Editor’s note: In a Nov. 28 edition of the the daily news roundup, it inaccurately stated that Paul Altidor would be teaching a course on immigration at MIT. Altidor will instead be teaching a course on planning and policy initiatives aimed at leveraging the power of Diaspora groups.
Former Haiti Ambassador Paul Altidor is working to change the narrative around Diaspora groups in the United States through his new position at MIT. During the Spring 2020 semester, Altidor will be teaching a course titled, “ (Re)engineering Planning and Diaspora Groups .” The course will focus primarily on second and third generation Diaspora groups and how they can act as “catalysts for sustainable growth and economic prosperity in communities both in the United States and within the developing world.”
While there’s an abundance of research on foreign-born immigrants and their contribution to their home countries, there’s growing interest from planners, policy makers, development economists and others on U.S.-born citizens with no direct link to their parents’ or grandparents’ country of origin.
“I intend to expose the students to some of the current thinking in leveraging the power of diaspora groups as catalysts of growth in communities both in the U.S. and the developing world,” Altidor said in an interview with MIT. “Whether as a diplomat, as a development practitioner or as an advisor to governments, I have been exposed to this topic from many different perspectives. Given the continuous movement of people across borders, this topic will continue to be of significant importance to the planning and policy making community. “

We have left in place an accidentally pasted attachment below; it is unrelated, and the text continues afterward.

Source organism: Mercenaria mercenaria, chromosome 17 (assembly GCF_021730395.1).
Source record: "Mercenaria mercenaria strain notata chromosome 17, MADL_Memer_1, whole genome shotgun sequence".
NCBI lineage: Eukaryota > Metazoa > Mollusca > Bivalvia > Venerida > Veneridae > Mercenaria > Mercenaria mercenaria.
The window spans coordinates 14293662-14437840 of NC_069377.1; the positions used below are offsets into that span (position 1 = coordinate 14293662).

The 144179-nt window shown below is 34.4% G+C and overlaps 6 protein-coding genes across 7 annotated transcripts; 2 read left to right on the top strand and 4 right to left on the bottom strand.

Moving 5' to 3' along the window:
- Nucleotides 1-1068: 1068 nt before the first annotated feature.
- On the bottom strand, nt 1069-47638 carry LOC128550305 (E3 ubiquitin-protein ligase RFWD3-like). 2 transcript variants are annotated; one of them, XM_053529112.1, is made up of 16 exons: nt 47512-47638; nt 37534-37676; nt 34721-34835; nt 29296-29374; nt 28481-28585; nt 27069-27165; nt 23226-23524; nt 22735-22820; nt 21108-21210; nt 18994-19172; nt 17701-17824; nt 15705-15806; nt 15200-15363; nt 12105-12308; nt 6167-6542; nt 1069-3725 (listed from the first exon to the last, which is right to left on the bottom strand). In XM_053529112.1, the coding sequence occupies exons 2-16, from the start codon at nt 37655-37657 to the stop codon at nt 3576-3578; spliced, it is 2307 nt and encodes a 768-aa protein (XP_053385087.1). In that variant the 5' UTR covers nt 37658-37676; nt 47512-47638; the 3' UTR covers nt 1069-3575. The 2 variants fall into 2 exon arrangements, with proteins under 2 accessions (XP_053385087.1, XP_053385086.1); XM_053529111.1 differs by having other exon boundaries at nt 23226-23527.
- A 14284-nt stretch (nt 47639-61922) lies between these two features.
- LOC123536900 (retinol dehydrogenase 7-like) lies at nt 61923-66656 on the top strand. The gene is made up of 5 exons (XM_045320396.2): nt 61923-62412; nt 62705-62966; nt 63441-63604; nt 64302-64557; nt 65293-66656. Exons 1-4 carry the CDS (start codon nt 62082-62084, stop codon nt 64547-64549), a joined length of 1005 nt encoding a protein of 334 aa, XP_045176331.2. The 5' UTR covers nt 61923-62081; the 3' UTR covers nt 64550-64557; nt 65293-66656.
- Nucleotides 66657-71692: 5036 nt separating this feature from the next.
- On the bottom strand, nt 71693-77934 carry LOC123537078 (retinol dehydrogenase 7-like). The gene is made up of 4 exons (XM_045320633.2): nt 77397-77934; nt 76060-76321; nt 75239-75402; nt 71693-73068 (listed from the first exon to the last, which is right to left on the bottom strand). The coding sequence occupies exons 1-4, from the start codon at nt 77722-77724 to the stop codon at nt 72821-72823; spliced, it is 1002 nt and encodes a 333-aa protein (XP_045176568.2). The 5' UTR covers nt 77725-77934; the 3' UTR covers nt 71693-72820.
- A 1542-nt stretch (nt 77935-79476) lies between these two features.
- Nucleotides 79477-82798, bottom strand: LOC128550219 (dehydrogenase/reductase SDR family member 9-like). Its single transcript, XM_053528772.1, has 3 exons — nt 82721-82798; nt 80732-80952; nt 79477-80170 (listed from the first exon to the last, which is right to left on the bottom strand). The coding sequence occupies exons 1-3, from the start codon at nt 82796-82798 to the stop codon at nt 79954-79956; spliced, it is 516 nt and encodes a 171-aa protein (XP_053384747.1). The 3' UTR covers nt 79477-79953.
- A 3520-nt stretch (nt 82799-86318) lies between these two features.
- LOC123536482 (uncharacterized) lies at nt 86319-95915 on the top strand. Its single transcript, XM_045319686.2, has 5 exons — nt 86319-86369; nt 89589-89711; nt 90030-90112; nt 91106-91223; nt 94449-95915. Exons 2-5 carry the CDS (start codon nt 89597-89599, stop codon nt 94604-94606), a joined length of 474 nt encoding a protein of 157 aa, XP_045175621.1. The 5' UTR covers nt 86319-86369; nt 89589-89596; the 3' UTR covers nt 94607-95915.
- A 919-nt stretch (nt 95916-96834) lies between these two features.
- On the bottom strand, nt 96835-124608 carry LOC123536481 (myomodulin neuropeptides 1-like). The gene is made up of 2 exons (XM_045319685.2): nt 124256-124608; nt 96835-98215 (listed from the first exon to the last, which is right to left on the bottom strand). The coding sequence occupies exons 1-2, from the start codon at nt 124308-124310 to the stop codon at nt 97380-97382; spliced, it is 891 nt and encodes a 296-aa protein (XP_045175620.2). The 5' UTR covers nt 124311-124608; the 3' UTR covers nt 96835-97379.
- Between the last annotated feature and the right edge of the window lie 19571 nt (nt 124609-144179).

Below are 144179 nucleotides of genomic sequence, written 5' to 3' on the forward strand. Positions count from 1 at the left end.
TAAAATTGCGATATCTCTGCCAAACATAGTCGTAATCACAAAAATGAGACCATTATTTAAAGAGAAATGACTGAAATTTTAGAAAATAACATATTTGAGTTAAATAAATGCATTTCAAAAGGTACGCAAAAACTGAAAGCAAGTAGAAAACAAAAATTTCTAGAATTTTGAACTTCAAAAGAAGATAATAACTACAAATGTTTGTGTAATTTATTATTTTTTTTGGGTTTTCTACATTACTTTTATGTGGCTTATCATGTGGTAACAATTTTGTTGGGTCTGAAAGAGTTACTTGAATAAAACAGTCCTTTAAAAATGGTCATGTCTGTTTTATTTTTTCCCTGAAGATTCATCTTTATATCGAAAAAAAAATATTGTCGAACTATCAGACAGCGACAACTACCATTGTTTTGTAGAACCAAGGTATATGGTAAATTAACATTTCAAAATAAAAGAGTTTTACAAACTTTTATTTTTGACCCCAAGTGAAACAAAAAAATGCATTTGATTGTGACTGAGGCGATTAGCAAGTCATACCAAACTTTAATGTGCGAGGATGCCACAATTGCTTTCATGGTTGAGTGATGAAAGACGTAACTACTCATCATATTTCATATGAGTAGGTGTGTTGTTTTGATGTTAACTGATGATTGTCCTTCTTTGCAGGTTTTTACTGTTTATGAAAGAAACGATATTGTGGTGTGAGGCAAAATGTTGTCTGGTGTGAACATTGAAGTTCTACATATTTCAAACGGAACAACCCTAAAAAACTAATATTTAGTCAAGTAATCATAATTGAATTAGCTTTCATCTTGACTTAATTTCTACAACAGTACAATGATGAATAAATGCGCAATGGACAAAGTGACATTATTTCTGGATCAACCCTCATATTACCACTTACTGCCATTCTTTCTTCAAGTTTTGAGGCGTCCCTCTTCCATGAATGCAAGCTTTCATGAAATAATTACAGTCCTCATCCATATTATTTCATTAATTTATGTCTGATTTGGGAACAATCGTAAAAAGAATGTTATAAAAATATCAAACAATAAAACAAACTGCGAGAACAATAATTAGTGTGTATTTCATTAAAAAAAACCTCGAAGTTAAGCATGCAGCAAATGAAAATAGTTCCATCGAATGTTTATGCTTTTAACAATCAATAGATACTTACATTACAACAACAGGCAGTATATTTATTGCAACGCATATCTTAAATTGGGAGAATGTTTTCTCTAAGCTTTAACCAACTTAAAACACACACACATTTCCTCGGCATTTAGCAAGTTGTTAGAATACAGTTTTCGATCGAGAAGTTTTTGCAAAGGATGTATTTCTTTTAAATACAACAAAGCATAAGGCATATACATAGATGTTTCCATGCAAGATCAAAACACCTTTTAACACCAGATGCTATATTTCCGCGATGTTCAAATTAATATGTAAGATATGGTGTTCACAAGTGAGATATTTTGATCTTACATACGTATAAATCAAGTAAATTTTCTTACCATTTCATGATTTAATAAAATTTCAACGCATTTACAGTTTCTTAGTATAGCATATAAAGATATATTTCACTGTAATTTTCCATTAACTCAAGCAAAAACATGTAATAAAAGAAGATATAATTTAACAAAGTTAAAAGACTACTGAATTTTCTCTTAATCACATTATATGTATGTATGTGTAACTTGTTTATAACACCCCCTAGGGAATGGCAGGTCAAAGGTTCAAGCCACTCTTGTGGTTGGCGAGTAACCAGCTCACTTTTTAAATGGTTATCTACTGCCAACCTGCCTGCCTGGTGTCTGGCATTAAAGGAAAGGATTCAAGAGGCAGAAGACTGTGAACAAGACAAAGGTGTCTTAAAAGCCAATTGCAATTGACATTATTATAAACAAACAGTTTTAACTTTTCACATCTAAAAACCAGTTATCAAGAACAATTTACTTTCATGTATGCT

In May 2012, Altidor assumed the position of Ambassador Plenipotentiary & Extraordinary of Haiti to the White House. Prior to his role as ambassador, Altidor, also an MIT alumnus, worked for the International Finance Corporation (IFC), the private arm of the World Bank Group and also served as vice-president of the Clinton Bush Haiti Fund.
“I came to the United States as an immigrant. The narrative of the immigrant experience and immigration process are deeply personal to my own identity,” he said. “Despite, or maybe due to, evidence that migration will continue to increase in the near future, the current narrative permeating the public dialogue around immigration in the US is largely negative. Through my class this coming term, I will endeavor to recruit allies at MIT to document the benefits, both to their new home and to their country of origin, of immigrants – allowing us to provide context for a new, positive narrative around immigration.
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